the Thread what to do.

    Why OO?
    Imagine you have to learn a kid how to read. You can tell it how to read, or
    create a kid that reads, but only that. Now get that kid to write. Teach it
    or create a new kid?

    I hope this makes sense to you! :eek:)
    Skippy, Oct 6, 2003
    #5
  6. Rick

    Roedy Green Guest

    On Mon, 06 Oct 2003 00:01:17 GMT, Anthony Martin <*@martin-studio.com>
    wrote or quoted :

    >I've read that you shoudn't extend Thread. Instead,
    >you should *always* implement Runnable. That's what I usually do, but is
    >there any rational to this?


    Are you truly inventing a new flavour of Thread, or just creating an
    instance of something to run? StoppableThread extends Thread, but
    most other things would just implement Runnable.

    --
    Canadian Mind Products, Roedy Green.
    Coaching, problem solving, economical contract programming.
    See http://mindprod.com/jgloss/jgloss.html for The Java Glossary.
    Roedy Green, Oct 6, 2003
    #6
  7. Rick

    VisionSet Guest

    "Anthony Martin" <*@martin-studio.com> wrote in message
    news:BBA5FEB3.60B3%*@martin-studio.com...
    > On 10/5/03 2:57 PM, in article
    > Et0gb.35414$, "Matt Humphrey"
    > <> wrote:
    >
    > > BTW setting your
    > > thread handle to null will not have any effect.

    >
    > Since we're doing BTWs, I've read that you shoudn't extend Thread.

    Instead,
    > you should *always* implement Runnable. That's what I usually do, but is
    > there any rational to this?


    One good reason is that you can then subclass whatever you like.
    And since a (runnable) object typically 'has a' thread, this makes more
    sense from a design perspective. The general rule that composition should
    be chosen over inheritence.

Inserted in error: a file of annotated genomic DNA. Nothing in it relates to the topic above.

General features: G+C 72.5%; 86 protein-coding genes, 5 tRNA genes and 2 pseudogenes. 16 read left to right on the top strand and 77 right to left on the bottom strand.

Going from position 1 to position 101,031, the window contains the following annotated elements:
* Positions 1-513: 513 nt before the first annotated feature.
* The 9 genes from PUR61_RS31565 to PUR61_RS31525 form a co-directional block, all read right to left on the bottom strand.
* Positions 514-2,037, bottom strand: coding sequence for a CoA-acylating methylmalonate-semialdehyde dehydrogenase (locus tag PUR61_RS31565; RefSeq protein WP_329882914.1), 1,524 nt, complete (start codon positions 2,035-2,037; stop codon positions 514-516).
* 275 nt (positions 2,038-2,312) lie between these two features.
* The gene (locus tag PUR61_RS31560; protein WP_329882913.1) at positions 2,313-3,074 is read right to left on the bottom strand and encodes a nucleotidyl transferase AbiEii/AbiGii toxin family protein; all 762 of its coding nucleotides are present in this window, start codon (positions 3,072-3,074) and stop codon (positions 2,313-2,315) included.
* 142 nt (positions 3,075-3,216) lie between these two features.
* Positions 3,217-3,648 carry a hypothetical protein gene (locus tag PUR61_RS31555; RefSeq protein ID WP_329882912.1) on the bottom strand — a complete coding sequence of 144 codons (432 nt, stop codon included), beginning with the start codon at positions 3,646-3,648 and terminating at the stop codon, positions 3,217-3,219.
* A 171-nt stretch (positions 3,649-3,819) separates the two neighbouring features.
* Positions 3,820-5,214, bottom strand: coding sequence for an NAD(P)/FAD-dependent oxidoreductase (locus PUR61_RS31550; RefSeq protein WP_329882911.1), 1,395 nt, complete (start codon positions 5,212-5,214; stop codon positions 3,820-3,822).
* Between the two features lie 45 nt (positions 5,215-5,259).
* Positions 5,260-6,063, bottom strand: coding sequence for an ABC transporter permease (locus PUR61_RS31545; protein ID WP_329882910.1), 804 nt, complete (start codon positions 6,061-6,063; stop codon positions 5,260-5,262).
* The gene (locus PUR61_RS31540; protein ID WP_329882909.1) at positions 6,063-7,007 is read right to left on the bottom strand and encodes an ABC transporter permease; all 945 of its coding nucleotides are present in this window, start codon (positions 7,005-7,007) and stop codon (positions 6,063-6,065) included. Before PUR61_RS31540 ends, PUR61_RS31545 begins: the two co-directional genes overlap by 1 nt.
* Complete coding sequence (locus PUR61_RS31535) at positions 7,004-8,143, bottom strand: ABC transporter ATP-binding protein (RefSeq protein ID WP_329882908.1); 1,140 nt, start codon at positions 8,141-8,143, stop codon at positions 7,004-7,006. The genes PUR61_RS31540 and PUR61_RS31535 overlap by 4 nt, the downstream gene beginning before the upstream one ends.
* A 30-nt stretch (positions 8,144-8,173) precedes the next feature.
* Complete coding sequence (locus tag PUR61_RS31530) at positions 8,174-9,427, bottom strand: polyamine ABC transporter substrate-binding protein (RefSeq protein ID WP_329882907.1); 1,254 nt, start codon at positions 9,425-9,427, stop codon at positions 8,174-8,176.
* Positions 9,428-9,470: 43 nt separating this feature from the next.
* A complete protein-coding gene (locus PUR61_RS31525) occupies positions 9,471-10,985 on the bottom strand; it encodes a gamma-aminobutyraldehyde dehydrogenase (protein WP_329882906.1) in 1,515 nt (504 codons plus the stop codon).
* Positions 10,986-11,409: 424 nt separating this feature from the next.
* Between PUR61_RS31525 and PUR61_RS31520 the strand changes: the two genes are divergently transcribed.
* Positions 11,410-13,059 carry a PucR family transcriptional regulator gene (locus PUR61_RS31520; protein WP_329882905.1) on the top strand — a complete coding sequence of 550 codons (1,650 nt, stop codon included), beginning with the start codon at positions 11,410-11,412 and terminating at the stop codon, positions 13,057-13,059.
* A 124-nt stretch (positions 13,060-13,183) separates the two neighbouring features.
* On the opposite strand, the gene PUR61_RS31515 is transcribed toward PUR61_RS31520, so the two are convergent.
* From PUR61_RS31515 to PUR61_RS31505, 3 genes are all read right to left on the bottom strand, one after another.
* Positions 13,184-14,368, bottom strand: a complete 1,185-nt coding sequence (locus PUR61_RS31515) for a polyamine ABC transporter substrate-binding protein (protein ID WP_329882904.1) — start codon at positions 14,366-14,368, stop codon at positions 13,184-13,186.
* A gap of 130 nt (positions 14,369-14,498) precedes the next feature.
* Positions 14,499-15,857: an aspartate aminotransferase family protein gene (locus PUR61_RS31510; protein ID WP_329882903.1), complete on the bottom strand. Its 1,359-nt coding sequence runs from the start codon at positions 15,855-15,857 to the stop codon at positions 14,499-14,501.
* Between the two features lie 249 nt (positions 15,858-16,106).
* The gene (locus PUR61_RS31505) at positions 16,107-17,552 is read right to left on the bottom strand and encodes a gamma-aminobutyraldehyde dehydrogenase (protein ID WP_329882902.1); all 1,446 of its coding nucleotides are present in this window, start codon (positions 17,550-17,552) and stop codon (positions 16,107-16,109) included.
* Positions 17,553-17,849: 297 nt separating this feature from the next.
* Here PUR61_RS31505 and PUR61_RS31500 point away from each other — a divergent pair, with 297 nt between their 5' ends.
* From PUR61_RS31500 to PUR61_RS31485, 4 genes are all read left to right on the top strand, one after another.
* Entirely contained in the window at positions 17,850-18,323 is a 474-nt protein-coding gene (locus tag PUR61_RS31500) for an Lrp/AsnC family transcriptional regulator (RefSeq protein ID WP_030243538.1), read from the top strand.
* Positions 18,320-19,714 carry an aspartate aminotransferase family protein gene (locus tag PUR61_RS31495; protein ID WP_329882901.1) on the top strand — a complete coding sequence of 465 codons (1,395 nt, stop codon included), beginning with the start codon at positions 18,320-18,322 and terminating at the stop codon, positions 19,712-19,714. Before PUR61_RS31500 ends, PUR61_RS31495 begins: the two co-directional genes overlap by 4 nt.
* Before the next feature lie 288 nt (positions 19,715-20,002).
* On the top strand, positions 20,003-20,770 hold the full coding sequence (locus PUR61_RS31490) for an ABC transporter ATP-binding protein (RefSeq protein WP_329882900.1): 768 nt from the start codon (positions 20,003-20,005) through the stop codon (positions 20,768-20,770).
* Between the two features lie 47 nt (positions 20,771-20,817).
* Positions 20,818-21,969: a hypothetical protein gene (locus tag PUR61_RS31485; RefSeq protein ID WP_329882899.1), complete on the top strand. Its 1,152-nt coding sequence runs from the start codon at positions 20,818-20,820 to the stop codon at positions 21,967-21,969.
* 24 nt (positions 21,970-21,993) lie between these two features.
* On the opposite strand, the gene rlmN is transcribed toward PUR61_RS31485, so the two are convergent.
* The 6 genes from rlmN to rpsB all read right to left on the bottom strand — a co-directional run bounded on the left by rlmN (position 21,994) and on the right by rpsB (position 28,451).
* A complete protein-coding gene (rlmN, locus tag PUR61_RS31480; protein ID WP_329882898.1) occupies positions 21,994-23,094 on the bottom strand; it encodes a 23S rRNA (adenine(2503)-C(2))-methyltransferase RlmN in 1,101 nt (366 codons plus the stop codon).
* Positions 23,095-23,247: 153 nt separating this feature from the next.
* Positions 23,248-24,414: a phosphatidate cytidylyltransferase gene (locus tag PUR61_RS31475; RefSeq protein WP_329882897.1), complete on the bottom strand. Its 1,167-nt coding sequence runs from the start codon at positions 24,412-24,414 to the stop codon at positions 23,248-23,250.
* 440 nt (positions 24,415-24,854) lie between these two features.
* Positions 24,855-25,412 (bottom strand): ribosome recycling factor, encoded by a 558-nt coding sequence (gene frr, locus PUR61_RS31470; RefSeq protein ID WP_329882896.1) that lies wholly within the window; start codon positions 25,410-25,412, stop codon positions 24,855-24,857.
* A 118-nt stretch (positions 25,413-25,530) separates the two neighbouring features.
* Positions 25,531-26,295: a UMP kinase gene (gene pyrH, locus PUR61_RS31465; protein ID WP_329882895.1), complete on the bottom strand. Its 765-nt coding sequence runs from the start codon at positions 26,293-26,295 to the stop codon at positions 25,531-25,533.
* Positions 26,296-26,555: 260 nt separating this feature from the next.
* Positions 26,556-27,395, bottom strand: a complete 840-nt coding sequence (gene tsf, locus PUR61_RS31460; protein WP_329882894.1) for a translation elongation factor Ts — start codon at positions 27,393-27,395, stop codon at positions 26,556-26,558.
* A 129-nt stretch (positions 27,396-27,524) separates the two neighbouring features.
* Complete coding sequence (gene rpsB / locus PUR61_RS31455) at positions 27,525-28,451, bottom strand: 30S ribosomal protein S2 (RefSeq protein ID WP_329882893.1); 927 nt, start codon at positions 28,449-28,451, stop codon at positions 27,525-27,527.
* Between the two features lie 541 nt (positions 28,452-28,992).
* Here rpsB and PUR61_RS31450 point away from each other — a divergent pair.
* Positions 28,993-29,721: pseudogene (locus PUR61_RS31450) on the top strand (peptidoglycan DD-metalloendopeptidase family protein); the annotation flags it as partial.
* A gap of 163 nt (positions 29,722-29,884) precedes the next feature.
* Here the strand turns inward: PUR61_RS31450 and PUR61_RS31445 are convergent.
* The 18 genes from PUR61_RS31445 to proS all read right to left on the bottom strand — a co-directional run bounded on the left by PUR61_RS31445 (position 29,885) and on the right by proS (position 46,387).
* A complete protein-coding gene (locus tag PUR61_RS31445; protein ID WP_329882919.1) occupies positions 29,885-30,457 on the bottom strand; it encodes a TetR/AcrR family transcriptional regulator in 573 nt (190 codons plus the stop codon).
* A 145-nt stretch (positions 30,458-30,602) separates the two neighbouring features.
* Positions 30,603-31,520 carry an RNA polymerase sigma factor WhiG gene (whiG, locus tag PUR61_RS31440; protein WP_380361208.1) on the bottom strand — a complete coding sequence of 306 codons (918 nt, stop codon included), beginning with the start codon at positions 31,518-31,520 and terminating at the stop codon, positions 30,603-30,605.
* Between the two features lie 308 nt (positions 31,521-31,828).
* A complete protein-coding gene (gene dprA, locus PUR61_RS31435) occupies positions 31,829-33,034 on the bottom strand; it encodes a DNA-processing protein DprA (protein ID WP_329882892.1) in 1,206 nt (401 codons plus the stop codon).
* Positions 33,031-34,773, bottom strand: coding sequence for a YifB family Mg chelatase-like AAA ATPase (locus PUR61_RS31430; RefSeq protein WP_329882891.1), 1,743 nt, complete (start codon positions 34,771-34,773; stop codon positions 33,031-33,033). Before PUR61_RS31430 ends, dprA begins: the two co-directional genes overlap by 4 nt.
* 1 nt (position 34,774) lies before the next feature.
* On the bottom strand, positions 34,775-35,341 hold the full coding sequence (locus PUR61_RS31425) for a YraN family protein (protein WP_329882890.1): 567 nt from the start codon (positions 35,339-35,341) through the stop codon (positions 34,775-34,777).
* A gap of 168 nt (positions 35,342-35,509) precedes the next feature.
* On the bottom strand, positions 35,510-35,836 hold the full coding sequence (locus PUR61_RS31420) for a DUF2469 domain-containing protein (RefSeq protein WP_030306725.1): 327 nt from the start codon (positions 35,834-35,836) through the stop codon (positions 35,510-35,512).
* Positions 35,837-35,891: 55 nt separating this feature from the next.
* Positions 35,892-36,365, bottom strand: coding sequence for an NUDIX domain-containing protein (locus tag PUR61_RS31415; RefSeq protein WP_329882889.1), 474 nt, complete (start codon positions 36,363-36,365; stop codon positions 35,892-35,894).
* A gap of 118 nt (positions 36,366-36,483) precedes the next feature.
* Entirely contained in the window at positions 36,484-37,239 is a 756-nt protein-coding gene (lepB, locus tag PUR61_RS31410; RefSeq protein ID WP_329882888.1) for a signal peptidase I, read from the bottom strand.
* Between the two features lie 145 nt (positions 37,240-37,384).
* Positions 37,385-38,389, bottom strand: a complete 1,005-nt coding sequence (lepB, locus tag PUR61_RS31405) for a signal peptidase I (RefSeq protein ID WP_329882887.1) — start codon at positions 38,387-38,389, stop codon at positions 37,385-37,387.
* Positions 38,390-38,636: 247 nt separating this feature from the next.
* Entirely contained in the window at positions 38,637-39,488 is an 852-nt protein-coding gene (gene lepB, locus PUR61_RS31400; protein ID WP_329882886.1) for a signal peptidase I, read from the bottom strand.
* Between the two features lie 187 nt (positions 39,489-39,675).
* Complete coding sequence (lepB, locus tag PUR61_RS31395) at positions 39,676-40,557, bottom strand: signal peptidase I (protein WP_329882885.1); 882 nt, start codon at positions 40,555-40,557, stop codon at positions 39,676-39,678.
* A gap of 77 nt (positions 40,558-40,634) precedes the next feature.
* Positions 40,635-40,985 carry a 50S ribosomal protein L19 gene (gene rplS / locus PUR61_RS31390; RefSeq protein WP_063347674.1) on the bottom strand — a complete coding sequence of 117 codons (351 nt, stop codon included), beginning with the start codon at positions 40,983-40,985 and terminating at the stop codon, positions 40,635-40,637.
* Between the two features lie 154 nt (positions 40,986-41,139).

--
    Mike W
    VisionSet, Oct 6, 2003
    #7
  8. On Mon, 06 Oct 2003 00:01:17 +0000, Anthony Martin wrote:

    > On 10/5/03 2:57 PM, in article
    > Et0gb.35414$, "Matt Humphrey"
    > <> wrote:
    >
    >> BTW setting your
    >> thread handle to null will not have any effect.

    >
    > Since we're doing BTWs, I've read that you shoudn't extend Thread.
    > Instead, you should *always* implement Runnable. That's what I usually
    > do, but is there any rational to this?


    I think the best reason is that it avoids confusion. I've seen people
    extend Thread, fill it full of variables and methods that have nothing to
    do with being a Thread, then they start multithreading, and get very
    confused about what happens then one thread is calling another thread's
    methods, who is interrupting who, who is synchronizing on what etc.

    It seems to me to be much cleaner and easier to compartmentalise to have
    all the program login in a Runnable object, and just have it visited by
    threads in the same way that clerks visit a filing cabinet. You don't want
    to be confused by the fact that a particular clerk owns a particular
    filing cabinet, let alone the idea that a clerk IS a filing cabinet.

    Steve.
    Steve Horsley, Oct 6, 2003
    #8